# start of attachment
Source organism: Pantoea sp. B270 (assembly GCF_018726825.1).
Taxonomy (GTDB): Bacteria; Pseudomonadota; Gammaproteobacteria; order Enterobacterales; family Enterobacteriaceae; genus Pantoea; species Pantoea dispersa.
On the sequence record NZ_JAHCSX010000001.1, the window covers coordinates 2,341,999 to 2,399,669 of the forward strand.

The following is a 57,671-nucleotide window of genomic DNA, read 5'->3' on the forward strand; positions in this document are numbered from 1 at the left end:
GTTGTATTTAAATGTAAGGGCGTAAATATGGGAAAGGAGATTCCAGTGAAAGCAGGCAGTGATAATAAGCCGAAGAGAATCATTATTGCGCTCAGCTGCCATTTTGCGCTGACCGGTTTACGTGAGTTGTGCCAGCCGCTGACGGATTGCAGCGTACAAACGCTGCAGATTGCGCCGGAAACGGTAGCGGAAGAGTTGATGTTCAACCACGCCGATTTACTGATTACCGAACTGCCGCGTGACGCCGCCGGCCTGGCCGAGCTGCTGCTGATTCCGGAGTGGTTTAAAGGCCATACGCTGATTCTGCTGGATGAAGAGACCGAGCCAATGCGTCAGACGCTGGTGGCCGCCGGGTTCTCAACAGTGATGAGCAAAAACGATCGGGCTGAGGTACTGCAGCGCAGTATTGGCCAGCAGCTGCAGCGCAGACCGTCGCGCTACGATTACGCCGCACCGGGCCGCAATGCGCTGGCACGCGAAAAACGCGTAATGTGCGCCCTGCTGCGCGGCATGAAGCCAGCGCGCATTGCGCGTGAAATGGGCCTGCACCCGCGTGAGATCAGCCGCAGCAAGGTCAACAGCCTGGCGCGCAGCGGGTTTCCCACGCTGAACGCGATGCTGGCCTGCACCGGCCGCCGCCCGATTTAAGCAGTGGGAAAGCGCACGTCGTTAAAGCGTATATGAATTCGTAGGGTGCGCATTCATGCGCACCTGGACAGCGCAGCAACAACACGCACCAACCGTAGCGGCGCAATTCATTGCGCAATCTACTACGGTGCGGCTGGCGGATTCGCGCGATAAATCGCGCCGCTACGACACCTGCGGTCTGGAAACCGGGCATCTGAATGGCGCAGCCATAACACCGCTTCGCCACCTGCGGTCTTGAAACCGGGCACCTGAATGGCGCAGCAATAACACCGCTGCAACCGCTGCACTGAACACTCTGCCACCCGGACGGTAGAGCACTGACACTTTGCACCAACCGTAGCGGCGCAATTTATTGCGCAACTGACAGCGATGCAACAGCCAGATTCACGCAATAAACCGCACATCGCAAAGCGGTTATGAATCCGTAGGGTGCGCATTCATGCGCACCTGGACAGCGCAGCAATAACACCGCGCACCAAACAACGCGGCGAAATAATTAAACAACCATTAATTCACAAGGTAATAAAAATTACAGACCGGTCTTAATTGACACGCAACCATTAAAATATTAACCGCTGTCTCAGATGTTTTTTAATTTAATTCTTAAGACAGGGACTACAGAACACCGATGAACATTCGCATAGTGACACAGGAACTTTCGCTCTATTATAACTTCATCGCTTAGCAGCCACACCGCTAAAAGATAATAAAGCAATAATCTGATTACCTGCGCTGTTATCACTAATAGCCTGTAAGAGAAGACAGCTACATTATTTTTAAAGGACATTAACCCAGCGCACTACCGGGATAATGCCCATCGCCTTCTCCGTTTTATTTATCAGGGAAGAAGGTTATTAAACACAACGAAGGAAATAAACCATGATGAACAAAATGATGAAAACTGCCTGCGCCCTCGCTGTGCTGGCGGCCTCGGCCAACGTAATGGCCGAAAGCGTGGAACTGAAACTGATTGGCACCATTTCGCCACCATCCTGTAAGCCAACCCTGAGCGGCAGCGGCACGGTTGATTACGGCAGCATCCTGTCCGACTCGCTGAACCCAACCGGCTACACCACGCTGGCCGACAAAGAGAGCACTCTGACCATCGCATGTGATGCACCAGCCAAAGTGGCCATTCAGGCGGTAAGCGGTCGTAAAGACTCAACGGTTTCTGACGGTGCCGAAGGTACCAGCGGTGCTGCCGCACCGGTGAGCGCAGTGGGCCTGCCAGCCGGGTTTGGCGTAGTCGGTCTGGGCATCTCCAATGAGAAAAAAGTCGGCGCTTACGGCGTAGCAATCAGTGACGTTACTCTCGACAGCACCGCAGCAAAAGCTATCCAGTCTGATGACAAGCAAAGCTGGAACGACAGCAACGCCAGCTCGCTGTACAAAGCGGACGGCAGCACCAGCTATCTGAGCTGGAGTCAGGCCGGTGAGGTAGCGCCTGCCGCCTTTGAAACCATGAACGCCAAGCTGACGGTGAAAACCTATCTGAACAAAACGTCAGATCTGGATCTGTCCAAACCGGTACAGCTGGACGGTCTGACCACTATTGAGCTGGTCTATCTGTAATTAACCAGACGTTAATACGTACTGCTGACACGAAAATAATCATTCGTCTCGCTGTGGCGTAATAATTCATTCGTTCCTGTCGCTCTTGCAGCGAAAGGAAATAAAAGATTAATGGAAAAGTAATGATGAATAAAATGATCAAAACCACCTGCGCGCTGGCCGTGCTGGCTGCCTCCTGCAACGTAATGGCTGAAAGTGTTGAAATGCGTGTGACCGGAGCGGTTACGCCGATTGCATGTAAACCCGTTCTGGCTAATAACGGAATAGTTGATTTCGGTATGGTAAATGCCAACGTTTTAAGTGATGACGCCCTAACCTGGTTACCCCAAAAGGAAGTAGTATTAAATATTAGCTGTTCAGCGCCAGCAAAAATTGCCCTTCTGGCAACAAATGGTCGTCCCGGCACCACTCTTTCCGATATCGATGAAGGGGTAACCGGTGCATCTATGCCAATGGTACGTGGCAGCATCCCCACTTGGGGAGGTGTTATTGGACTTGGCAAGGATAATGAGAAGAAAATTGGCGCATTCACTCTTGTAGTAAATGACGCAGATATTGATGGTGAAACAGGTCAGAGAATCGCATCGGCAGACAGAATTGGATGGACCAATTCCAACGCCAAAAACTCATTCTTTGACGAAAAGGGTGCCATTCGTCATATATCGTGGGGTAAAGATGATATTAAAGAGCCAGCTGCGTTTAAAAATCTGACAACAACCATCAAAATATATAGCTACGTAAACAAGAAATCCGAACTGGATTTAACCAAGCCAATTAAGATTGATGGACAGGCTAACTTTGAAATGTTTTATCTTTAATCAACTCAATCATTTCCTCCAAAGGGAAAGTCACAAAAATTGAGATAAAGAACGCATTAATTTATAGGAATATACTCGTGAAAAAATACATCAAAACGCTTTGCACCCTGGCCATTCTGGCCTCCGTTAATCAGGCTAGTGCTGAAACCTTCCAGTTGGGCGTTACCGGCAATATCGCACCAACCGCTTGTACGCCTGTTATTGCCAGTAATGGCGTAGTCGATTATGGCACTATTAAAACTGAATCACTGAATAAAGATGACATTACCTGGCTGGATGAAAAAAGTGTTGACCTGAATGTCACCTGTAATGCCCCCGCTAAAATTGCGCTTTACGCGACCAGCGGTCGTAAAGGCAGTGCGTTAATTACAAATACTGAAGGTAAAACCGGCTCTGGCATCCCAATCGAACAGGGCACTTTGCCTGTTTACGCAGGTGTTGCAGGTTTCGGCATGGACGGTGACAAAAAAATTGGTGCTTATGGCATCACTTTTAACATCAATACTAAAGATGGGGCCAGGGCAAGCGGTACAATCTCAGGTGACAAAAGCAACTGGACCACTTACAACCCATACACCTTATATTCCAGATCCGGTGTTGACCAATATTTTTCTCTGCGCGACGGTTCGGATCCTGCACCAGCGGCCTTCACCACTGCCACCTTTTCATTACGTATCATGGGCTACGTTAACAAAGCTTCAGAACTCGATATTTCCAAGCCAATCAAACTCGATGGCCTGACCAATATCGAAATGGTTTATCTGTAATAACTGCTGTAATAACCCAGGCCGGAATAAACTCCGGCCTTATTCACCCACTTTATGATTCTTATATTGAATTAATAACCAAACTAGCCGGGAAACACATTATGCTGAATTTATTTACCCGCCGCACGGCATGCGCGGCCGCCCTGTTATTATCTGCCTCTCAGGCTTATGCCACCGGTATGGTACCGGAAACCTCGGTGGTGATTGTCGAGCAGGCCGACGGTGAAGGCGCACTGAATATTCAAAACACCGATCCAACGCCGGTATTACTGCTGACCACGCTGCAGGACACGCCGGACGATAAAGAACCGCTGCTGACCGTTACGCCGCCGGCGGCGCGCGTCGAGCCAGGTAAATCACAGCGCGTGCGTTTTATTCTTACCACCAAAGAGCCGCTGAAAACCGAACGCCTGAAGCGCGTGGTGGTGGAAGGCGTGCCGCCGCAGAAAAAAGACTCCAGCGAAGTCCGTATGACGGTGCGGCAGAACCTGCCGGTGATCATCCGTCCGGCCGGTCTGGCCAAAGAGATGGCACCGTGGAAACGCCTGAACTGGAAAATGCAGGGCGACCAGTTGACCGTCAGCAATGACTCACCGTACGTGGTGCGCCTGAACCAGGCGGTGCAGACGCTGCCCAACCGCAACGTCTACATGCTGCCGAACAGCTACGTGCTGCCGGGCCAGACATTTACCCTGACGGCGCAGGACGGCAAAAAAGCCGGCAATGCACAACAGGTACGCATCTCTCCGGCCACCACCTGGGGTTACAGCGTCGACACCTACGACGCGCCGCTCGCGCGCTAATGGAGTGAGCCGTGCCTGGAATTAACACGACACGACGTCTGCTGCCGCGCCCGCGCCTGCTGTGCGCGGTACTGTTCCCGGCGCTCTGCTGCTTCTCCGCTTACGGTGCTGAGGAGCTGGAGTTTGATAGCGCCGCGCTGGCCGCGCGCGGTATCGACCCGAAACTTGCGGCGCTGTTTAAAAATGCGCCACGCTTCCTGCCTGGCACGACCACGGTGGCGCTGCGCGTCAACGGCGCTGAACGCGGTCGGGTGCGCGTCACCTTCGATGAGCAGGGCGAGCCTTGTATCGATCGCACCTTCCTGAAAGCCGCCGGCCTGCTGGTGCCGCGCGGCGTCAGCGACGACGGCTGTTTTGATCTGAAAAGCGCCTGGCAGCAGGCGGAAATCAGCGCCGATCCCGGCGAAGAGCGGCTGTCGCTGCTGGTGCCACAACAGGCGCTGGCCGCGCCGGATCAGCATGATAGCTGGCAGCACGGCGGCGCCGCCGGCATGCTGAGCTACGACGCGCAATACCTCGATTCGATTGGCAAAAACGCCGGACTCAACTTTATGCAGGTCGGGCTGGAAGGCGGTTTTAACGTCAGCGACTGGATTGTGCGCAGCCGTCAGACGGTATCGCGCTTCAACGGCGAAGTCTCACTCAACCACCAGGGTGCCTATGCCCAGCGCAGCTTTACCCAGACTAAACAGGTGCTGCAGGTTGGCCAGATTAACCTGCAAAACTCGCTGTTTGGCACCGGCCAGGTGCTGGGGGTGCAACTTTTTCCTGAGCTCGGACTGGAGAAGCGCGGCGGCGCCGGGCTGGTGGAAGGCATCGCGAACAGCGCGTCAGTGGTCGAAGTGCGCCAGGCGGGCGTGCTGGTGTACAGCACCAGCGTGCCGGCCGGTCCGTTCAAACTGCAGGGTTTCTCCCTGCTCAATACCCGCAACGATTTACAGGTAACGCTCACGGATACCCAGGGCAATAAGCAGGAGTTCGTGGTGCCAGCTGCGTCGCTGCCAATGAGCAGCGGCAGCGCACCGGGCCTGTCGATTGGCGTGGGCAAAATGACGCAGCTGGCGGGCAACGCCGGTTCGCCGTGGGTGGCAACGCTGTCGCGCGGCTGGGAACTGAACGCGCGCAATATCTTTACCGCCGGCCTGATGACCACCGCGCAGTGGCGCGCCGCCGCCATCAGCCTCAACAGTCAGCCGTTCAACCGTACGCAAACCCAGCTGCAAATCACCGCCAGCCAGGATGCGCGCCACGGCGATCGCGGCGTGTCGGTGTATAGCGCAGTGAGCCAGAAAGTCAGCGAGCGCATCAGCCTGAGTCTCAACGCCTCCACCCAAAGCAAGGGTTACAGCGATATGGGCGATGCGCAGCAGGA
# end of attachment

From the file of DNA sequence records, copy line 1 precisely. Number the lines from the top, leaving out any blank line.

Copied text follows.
Source organism: Pantoea sp. B270 (assembly GCF_018726825.1).